LETTER: Society must share blame for brutal rape, murder of Berbice teen

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Dear Editor,

People all over Guyana are struggling to understand the level of depravity that enabled those who committed the brutal rape and murder of young Leonard Archibald.

In the run-up to the 2015 elections, I said in an interview that “the soul of the nation is mortally wounded, and that Guyana’s political and economic crisis has, at its root, a spiritual and moral crisis.” This is painfully evident as we bear witness to the savage and inhumane behaviour of so many of our fellow citizens on a daily basis.

There are two men charged with the rape and murder of Leonard Archibald. Once convicted, I believe that they should receive the death penalty because there is a time to kill. If there is any objection from the ABC and EU countries, then let them know that we are a sovereign nation, entitled to make our own decisions regarding such matters. Although conditions in a society undoubtedly contribute to the development of this level of depravity, we cannot remove responsibility from the individuals who commit such crimes.

Having said that, we also cannot ease our own conscience by simply laying the blame at the feet of a few depraved  individuals. They are, after all, a product of the spiritual and moral wasteland that we have collectively allowed to evolve. The blame for what happened to Leonard Archibald does not stop at these two individuals – it lies with each and every one of us.

Let us start at the top. For decades, we have witnessed a moral erosion at the highest echelons of  society, resulting in unspeakable sexual perversions becoming the norm. Sexual transgressions that were once unheard of in Guyana have become common practice. Our children and young people are no longer safe in their homes or public spaces.

However, we must be careful not to limit our understanding of morality to one domain, that is, people’s sexual behaviour. Even the heinous crime we have just witnessed is not limited to sexual perversion alone. Rape is about the abuse of power and the ability to act in a savage and inhumane manner.

In order for us to bring about an end to this moral erosion, morality must guide all areas of the nation’s existence. Only then can we lift ourselves out of our current despair. No society can be said to be a moral one when it allows human beings to die on its streets, as we do in Guyana. No society can be said to be moral when, despite its wealth, it implements cruel economic policies that allow some people to have everything while others have absolutely nothing. It is a lack of morality that allows the political elite, across the political spectrum, to treat the people of this country with utter contempt by refusing to invest in their wellbeing and development.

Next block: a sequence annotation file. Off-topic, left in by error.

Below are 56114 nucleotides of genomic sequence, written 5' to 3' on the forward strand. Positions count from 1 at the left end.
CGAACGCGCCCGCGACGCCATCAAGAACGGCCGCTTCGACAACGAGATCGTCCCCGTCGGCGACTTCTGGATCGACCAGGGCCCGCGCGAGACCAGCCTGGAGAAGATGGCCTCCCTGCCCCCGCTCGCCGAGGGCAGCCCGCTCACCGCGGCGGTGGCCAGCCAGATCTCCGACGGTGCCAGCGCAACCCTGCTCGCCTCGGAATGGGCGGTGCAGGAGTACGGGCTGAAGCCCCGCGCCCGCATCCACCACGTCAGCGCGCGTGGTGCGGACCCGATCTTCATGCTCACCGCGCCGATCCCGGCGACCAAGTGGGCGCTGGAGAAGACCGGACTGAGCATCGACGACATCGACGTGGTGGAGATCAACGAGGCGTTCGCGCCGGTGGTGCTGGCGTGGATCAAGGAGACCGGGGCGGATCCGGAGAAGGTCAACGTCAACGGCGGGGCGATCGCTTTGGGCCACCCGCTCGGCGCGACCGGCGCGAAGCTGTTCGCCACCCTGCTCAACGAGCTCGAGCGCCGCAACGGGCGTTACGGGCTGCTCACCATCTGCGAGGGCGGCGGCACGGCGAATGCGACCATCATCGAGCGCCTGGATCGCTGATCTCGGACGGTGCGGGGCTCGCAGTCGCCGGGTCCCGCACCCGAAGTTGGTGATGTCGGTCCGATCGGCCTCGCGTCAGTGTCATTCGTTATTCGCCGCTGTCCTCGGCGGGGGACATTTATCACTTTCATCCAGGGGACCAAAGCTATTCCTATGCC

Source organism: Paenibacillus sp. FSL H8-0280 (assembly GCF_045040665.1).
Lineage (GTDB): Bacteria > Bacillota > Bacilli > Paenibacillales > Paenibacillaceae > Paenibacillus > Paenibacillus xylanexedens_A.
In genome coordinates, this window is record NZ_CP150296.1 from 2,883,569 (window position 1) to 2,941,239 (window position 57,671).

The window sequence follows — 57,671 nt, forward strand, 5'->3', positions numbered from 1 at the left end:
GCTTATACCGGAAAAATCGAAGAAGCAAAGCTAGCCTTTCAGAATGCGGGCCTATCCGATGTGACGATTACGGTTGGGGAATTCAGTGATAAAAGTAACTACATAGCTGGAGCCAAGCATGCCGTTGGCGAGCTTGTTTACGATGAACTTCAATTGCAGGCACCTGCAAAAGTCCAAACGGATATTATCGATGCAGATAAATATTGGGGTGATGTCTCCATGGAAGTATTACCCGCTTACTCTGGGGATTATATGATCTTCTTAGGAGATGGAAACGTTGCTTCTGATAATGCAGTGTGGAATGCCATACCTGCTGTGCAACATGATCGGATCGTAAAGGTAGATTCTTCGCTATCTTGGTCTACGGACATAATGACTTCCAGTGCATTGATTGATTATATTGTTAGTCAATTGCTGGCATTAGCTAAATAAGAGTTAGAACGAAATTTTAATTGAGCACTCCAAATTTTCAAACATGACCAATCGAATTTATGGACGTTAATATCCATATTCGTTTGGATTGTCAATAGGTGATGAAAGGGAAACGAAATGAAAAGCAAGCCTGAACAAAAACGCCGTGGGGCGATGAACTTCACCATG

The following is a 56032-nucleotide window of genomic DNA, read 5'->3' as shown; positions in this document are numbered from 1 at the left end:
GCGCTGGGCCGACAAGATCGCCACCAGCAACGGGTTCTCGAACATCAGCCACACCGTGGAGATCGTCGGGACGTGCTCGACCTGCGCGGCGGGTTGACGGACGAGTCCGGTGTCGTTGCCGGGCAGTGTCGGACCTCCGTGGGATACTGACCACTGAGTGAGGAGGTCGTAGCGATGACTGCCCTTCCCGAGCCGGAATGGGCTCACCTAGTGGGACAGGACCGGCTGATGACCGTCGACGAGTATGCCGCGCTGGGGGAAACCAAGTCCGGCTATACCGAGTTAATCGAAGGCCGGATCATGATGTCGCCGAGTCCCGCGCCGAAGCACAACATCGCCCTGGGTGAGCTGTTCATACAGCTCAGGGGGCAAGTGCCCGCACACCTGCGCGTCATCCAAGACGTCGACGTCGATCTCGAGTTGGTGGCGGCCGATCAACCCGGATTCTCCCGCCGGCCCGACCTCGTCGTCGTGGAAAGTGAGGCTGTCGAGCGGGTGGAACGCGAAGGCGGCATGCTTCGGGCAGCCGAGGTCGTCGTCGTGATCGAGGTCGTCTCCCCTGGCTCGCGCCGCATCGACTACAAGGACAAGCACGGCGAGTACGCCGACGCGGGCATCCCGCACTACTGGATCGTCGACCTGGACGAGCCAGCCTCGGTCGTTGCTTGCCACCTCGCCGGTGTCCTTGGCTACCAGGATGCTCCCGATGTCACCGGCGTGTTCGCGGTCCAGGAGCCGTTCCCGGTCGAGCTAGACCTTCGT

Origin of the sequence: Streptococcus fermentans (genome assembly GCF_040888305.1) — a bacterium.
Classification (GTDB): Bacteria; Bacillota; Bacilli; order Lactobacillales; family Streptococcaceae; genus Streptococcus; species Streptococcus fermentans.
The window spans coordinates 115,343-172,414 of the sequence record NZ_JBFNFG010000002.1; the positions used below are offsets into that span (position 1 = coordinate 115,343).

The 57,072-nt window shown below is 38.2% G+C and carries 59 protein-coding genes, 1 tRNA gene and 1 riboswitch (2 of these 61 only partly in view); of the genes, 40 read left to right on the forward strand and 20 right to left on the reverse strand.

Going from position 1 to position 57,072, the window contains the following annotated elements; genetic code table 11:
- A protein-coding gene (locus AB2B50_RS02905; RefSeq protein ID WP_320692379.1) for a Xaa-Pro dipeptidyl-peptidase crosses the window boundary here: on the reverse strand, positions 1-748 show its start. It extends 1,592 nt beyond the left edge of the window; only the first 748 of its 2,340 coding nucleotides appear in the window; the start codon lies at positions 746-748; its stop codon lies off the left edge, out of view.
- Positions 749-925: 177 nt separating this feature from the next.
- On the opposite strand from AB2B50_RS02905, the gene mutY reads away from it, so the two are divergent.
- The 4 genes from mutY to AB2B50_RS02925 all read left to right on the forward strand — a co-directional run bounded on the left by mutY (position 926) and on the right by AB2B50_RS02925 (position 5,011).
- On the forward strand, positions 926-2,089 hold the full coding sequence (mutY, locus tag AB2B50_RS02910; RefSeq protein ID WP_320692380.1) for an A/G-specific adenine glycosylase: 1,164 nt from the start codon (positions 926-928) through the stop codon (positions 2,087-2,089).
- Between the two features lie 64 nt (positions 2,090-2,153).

Blame for what happened to Leonard Archibald is at everyone’s door. Let us turn to our pastors, imams and pandits. Turn on your TV and you will find endless religious programmes. There are churches, mosques and mandirs on every corner, and yet as theologian Harvey Cox said, “God is absent”. We must ask ourselves why all of this religious teaching and preaching is failing to impact on our society? Minister Farrakhan answered this question when he said, “because the teaching ain’t right and the preaching is false.”

We cannot blame the religious leaders and those who hold political and economic power alone. Every Guyanese must take responsibility for their inaction in the face of the tyranny and moral decay that has engulfed us. Every individual who has not had the courage and fortitude to take a stand against what has happened, and is continuing to happen to this beautiful land of ours, must take a share of the blame for the brutal attack on young Leonard Archibald.

So, although it is convenient and comfortable for us to sit back and look with horror upon the two individuals who committed this brutal act, separating ourselves from them, we cannot. They are the ugly, hideous and disgusting manifestation of the totality of the sins of this nation

The existing social and economic arrangement has brought with it a level of poverty that is dehumanizing. We have allowed a political and economic model of mal-development to be imposed on us that does not encourage us to be our brother and sister’s keeper, but rather promotes a rugged individualism and selfishness. This system has turned us into nothing more than mindless, crass consumers – crabs in a barrel. Disrespect and contempt for each other is the order of the day. The caring community is long dead. Our sense of nationhood is dying with it. People no longer take an interest in or care about what happens to those around them; instead, they are encouraged to just look out for themselves. Guyana has become a vicious society where vicious acts are becoming more and more commonplace.

OVP believes that just as we must all take responsibility for this sordid state of affairs, so too, the liberation and redemption of Guyana is the responsibility of each and every one of us. We must stop looking outside of ourselves for our salvation. It begins with us and can only be realised when we the people become conscious and active agents of change.  That is why we speak about “Organisation” for the Victory of the People. We must organise, mobilise and conscientise now before our fate is sealed. Nothing short of a spiritual and cultural revolution can save us. This can only be realised when we commit ourselves to the building of a powerful and transformative people’s movement, capable of rooting out the evil at the very foundation of this society and ushering in a new order where the dignity of every human person is paramount.

Yours faithfully,

Gerald A. Perreira
Leader, Organization for the Victory of the People (OVP)

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